It's interesting to me that here we meet on an electronic forum as Gestalt practitioners, or those interested in Gestalt, and we come to discussing what is and what isn't Gestalt. I think this is a reflection of what internet communication does to a portion of the field. It condenses it. Also, internet communication is rapid, and people who wait too long often get left behind as the ideas develop through interaction. In that sense, we are in an active "group" with one another. There certainly is value in telling group members that you want to wait on something, in order to get it right, to express yourself as you really are and to be able to stand on it, but on the other hand, that can also be a defensive posture that is less maliable, less available to be shaped by others' response. And that, of course relates to the issue of growth in Gestalt Therapy theory. I believe that Gestalt practitioners will utilize the net more, not less in the future, and that they will adapt to its characteristics. As a result, certain changes will take place in Gestalt theory and practice, and these can be attributed to a condensing of the field.
Reduce the distance between people and you contract their relationship; reduce the distance between molecules and you condense the mass of an object, its gravitational attraction increases, and it carries more impact as a physical body. With these metaphors in mind, the same may be said of the global Gestalt community. Reduce the distance between its members and the relationship among them grows more figural, contact becomes more exciting, and differences become increasingly evident. So do similarities and collaboration. In fact, the field itself grows more dense and carries more weight, it attracts more attention and creates more impact in the larger field of psychology and psychotherapy.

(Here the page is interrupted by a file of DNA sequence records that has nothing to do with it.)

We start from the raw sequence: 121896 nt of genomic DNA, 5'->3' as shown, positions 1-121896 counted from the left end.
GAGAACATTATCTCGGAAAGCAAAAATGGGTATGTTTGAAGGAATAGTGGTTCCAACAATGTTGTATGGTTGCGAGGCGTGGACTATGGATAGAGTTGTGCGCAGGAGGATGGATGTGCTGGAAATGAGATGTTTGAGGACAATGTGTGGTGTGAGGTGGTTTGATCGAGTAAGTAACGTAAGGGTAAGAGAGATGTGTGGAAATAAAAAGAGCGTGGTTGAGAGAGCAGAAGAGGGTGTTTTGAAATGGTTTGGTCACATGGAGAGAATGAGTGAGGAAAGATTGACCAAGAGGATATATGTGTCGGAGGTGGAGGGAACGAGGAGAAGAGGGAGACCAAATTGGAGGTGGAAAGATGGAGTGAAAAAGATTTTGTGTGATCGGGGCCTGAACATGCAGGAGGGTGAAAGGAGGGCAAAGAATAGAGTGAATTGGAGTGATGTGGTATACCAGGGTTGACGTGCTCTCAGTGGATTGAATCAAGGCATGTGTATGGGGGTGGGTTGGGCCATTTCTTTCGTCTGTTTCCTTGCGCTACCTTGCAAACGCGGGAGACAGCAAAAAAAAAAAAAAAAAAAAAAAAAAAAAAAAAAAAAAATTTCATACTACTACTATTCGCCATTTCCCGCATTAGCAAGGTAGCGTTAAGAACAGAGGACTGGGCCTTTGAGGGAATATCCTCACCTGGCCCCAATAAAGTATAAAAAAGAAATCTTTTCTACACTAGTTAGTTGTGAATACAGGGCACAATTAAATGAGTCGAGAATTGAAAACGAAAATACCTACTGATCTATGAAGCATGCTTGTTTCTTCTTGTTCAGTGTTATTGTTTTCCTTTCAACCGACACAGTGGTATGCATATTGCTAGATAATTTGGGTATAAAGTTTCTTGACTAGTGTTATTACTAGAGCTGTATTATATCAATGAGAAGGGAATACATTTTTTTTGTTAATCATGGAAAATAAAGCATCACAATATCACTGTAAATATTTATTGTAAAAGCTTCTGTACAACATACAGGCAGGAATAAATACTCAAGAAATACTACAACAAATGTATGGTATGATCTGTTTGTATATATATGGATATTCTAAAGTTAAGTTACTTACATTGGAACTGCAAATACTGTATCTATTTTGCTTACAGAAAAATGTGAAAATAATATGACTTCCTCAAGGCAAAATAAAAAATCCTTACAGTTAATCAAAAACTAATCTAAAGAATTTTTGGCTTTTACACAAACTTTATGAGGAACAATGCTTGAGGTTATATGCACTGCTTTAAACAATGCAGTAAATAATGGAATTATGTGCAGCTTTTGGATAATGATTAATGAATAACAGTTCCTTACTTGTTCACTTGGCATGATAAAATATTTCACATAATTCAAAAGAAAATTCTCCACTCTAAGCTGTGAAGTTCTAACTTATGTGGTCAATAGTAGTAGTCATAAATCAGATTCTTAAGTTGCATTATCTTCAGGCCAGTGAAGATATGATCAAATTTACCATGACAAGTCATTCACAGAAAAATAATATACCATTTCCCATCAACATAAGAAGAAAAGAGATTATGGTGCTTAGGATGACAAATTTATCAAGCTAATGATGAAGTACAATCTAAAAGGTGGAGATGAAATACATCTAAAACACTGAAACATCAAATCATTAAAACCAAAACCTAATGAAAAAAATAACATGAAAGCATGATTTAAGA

This condensing of the field of Gestalt therapy is what is currently taking place at an accelerated rate due to the influence of internet communication. What used to take months of preparation and discussion through the slow process of traditional postal systems, utilizing paper and ink, now occurs in a matter of days, if not moments, utilzing electronic media. People separated by oceans can now interact as if meeting at the back yard fence. News of events, informative explanations, protracted debate, and critical decisions can all be shared within hours. Not only is speed a factor, but also the nature of the process has become altered; instead of a few people being brought into a discussion around a conference table, hundreds can meet simultaneously over a particular issue, or evesdrop on a clinical case presentation by gathering at a web site. The media themselves have been augmented. Now, a person does not just read an article, he or she interacts with it. Consequently, people have become more immediate with one another. Often, community itself is experienced as a part of the field becomes self conscious, aware of itself.
I think I observe the condensing taking place in such things as our clarification of ideas, what is and what isn't Gestalt, as well as our differences. What I'm hoping is that resistance will not truncate the possibility of our relating. Resistance is here, of course; it happens when we project upon someone's words, and respond defensively or overly aggressively. On an email discussion list such resistance often leads to a "flame war."
I would be interested in what others think about the concept of a field becoming increasingly dense as a result of internet communication.